Appeal for donations to Chartwell
PUBLISHED: 15:47 21 November 2016 | UPDATED: 15:47 21 November 2016
A £7.1m appeal has been launched by the National Trust to reinvigorate the legacy of one of Britain’s greatest statesmen, Sir Winston Churchill. Words by: Emma Ward. Pictures courtesy of: National Trust Images
“A day away from Chartwell is a day wasted” – so wrote Sir Winston Churchill. Fifty years ago, the National Trust opened Chartwell, his former home in Westerham, to visitors for the first time.
To safeguard his legacy for future generations, a newly launched £7.1m appeal hopes to acquire hundreds of personal possessions and precious heirlooms and open family rooms that have never been seen by the public.
Money raised by the appeal will also pay for new information points and audio interpretation across the house and grounds and increase public access to the fascinating collections inside.
Katherine Barnett, House and Collection Manager, says: “This appeal will enable us to tell Sir Winston’s story in new and dynamic ways to capture public imagination for generations to come.
“We’re planning to open several family rooms that have never gone on display before, including the nursery wing and Sir Winston’s private bedroom and bathroom. These rooms will help add to the overall picture of Sir Winston as not just a formidable politician, but also a happily devoted husband and father who cherished the times he spent at Chartwell.”
Chartwell is the only place in the world where Sir Winston’s personal possessions can be seen in their original domestic setting. Items on long-term loan there that the National Trust would like to acquire include his library of nearly 900 inscribed books, as well as dozens of medallions, statues, gifts and awards received from well-wishers and political leaders across the globe.
One especially interesting artefact taking centre stage is the House of Commons Book, a beautiful leather-bound volume that was signed by almost all the MPs serving at the time of Sir Winston’s 80th birthday (except for five, who objected on principle) and presented to the still-serving Prime Minister on his birthday (see also page 36).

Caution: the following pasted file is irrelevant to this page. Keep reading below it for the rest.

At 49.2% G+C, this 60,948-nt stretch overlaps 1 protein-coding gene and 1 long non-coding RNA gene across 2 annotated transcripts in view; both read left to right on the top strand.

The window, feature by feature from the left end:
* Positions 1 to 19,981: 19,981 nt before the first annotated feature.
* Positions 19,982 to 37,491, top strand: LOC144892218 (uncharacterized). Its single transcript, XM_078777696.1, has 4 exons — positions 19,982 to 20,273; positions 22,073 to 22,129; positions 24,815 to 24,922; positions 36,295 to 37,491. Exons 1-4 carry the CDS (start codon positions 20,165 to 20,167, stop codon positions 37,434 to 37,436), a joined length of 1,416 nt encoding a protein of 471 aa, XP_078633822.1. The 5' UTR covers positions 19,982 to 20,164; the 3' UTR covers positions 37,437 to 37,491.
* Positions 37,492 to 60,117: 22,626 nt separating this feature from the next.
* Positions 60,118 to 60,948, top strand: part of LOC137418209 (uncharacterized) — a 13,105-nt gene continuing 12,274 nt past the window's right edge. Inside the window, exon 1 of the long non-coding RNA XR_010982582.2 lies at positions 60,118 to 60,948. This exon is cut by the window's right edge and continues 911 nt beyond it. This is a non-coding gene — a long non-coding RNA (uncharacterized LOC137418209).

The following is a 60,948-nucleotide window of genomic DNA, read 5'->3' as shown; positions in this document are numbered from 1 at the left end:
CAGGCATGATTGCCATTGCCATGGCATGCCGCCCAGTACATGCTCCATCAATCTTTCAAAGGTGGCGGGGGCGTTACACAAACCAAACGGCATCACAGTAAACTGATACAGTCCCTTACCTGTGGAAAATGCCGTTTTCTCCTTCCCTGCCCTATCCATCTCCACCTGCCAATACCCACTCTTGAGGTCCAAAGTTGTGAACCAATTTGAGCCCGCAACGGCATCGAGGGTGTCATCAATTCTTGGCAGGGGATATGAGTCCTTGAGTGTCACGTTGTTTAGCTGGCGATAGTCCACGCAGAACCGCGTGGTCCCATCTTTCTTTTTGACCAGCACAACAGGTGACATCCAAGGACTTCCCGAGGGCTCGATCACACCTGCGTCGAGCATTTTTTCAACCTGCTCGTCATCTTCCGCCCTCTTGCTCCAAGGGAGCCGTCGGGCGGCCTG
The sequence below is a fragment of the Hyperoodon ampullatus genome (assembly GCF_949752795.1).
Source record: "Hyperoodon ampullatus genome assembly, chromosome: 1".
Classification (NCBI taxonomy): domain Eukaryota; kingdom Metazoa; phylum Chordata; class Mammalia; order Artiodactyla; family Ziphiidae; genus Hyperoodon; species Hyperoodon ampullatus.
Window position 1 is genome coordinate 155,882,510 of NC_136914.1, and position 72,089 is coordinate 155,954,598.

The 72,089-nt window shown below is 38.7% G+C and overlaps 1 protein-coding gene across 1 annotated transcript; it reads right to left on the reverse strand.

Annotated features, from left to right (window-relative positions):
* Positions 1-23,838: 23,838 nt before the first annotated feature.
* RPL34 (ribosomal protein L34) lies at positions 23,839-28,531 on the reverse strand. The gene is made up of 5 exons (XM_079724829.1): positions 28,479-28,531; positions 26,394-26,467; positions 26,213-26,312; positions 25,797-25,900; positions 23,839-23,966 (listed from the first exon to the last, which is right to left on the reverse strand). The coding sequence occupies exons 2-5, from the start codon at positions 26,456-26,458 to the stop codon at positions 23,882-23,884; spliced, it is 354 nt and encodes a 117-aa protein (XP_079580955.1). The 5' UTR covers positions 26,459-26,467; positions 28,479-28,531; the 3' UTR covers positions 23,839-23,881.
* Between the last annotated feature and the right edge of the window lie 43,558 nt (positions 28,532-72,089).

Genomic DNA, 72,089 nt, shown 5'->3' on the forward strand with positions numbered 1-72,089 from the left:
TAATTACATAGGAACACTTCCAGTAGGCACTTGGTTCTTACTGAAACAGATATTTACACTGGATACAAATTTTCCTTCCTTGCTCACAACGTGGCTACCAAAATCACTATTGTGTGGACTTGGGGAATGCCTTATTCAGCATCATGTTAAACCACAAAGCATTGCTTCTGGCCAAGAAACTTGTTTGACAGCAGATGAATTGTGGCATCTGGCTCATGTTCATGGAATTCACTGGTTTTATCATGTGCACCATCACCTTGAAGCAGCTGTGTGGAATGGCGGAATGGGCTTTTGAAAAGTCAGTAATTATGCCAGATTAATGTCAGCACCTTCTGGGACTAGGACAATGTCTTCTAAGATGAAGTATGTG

Personal mementoes with great significance and poignancy identified as part of the appeal include the oak box in which Sir Winston kept notes for his famous speeches and his miniature silver paintbox, a reminder of his passion for art.
Even Sir Winston’s pair of hairbrushes, made from the deck timbers of HMS Exeter, a Second World War ship, are of interest. Only two other pairs of brushes were made from the wood; one for the ship’s captain and the other for King George VI.
Other objects represent different aspects of a long and eventful life; his writing work, and passion for painting, farming and wildlife. According to Katherine, Sir Winston spoke often about his wish for a museum to be opened to the public at Chartwell after his death.
“He recognised the importance of the gifts and memorabilia he was honoured by and entrusted with during his time as Prime Minister. He wanted the souvenirs of his time in politics to go on display alongside his personal possessions, as part of his legacy to the country he loved.”
The National Trust hopes to raise the £7.1m it needs by January 2017 to secure the collection and enable the wider project work to begin. Two exhibitions are planned. Child of the Commons, 12 November to 19 February (except 24 and 25 December), 11am-3pm, unveils the public story of Sir Winston in the setting of his family home with artefacts from his public and private life on display.
From 31 December to 24 February, 11am-4pm, a Fiftieth Anniversary Exhibition will tell the story of Chartwell from when it opened its doors to the public in 1966 to the present day, through the eyes of local communities.
Find out more
To donate to the appeal, or for further information, visit www.nationaltrust.org.uk/chartwell-revive. Or call 0344 800 1895 to pledge your donation over the phone.